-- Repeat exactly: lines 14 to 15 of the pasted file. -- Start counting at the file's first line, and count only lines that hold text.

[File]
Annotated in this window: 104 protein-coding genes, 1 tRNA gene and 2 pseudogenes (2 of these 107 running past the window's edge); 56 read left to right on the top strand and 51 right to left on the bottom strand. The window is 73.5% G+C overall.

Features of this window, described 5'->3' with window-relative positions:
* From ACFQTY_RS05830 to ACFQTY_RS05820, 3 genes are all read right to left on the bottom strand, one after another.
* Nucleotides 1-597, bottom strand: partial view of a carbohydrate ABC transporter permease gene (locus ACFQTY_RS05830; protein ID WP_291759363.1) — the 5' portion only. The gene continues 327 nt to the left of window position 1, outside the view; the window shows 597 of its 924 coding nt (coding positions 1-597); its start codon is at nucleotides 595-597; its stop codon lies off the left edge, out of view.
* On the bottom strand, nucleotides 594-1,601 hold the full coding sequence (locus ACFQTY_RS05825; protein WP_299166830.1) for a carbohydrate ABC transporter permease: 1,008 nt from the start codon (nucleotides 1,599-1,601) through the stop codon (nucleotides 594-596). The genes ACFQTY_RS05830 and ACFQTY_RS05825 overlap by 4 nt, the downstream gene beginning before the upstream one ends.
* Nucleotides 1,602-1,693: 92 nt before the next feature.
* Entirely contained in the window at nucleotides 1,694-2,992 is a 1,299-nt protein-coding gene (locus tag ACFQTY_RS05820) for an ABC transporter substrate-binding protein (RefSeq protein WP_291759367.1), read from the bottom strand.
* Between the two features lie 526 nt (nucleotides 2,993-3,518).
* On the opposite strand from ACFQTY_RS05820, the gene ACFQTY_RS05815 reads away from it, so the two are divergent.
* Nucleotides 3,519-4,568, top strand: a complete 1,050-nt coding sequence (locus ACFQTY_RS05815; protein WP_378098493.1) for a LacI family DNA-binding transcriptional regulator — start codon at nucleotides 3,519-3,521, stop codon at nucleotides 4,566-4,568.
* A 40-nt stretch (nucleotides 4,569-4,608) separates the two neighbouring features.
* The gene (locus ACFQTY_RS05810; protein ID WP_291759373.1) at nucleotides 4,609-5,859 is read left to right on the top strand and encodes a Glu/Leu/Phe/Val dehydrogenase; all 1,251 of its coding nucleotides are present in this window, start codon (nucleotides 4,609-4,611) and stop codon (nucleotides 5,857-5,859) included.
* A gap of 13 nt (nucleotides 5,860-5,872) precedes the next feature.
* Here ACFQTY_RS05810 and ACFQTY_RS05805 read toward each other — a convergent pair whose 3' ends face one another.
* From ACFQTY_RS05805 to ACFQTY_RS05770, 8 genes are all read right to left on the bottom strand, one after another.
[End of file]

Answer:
* Here ACFQTY_RS05810 and ACFQTY_RS05805 read toward each other — a convergent pair whose 3' ends face one another.
* From ACFQTY_RS05805 to ACFQTY_RS05770, 8 genes are all read right to left on the bottom strand, one after another.